Released: 2015, Independent/Self Released
Reviewer: Metal-Rules.com UK Team
Doom Metal has never been one of my most favourite of metal genres, but one area that has cropped up lately and pricked my interests is Funeral Doom. Imagine a funeral procession complete with lighted torches and mourners in hooded cloaks proceeding to the final resting place. Now imagine that put to music. And this release, by a new Portuguese outfit will do just that.
CARMA, with their self titled debut know how to put all the sorrow and anxieties and feelings of loss and wonderment that you only find at a funeral to music. The album opens with a very eerie instrumental piece that you’ll find soothing until the second track ‘Procissao’ kicks in with a very impressive scream.
One way I described this album at first, was imagining London black metal group Verdelet if they began playing doom metal. Funeral Doom is very blackened and feels like the most evil music in the world delivered in an encasing of audible concrete. At least that’s what this album told me.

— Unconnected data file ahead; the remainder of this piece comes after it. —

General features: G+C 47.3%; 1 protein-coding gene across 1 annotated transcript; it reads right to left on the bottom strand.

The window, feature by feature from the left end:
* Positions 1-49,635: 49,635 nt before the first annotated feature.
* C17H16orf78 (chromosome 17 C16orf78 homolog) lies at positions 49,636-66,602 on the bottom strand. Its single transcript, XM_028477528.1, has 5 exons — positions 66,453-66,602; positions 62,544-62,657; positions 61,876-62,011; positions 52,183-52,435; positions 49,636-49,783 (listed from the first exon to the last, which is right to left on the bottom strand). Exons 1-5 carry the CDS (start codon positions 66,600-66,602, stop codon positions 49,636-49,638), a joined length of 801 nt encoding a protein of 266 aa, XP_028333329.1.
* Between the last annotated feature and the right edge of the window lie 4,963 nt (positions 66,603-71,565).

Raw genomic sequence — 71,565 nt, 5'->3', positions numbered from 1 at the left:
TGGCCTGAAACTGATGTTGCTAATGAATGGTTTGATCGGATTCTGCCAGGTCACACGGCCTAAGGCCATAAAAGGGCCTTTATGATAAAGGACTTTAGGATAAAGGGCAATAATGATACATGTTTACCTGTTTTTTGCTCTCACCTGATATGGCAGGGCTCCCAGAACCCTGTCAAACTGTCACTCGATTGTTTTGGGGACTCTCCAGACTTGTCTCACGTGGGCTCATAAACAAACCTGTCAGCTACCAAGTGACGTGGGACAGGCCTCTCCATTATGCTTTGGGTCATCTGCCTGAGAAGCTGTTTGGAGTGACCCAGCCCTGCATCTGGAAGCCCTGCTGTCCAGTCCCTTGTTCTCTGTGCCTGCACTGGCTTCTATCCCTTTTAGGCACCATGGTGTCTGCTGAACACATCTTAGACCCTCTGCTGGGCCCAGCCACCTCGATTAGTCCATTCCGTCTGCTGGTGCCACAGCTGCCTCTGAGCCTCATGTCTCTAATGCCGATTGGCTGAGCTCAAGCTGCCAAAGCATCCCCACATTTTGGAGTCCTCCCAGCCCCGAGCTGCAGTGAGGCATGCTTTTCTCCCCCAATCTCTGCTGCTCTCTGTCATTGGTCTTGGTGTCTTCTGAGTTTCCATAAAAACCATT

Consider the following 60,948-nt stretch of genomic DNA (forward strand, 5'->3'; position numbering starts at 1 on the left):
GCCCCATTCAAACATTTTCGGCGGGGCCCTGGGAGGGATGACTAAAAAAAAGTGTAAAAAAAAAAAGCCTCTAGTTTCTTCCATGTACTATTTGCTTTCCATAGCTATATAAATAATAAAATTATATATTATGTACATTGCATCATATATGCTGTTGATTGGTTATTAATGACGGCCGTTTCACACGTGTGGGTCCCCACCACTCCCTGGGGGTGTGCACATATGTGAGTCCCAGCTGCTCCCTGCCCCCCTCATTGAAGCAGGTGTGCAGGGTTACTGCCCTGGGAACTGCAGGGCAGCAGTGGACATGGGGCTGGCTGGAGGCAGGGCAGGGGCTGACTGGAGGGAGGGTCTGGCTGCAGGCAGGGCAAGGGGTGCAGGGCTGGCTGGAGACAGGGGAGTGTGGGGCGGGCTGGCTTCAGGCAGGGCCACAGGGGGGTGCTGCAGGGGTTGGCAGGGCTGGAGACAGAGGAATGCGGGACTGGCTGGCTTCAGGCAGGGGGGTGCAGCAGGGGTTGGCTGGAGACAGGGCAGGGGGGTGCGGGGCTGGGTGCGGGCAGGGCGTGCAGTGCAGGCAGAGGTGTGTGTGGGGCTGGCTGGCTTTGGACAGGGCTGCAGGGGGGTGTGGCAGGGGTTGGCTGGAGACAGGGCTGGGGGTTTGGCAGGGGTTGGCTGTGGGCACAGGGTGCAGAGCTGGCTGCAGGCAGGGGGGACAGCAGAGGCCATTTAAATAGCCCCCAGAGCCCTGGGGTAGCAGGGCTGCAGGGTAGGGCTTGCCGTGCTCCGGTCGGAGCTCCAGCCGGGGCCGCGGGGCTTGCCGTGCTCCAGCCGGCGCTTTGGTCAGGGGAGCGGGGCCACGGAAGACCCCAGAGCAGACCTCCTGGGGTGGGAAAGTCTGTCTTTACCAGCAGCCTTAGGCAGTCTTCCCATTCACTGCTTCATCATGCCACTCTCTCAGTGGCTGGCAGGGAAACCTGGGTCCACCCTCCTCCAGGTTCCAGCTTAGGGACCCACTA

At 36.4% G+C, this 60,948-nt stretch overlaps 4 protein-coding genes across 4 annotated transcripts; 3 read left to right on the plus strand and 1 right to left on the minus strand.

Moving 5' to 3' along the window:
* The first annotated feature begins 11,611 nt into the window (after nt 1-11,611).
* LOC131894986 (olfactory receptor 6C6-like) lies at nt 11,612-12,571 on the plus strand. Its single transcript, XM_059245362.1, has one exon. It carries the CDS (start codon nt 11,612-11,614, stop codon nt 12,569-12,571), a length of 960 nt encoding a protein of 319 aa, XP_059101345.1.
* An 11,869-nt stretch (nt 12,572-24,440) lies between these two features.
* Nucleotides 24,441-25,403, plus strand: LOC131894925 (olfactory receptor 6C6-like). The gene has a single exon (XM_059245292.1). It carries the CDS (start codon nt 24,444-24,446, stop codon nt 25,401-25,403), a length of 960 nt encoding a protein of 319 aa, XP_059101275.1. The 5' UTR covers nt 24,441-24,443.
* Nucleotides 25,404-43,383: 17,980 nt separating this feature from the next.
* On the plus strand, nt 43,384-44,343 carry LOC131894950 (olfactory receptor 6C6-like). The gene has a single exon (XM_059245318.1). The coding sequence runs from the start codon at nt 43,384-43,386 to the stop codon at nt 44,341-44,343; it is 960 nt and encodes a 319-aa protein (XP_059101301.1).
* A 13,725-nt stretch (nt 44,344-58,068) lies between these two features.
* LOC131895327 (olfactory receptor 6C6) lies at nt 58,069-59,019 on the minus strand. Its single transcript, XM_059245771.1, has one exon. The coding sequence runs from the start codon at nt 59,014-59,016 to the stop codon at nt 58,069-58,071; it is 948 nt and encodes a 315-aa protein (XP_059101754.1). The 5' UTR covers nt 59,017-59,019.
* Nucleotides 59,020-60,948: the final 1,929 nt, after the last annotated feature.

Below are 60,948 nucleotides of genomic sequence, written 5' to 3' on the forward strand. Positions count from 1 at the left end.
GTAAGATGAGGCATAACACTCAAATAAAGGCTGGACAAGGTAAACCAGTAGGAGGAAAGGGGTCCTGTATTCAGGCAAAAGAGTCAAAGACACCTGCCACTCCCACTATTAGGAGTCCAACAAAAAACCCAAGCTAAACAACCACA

We then take another detour into the realms of melancholic pathos with ‘Feto’ and ‘Reflexo’ exhibiting the band in all their sluggish glory. The songs are long and strained and full of life, ironically when celebrating the loss of all life in its most nihilistic form.
I was also impressed by the synths and keys on the closing instrumental piece: ‘Adeus’. It has flutes that were almost folk like and made me feel like I’d been reborn from the ashes of the fire that was this beautiful album. This is what a true doom metal album should sound like to me. I don’t usually like metal slow, but doing it with all the right elements like singing about death and decay at a pace only the dead know of is how I’d take it.
Thirty-eight minutes well spent.
Review by Demitri Levantis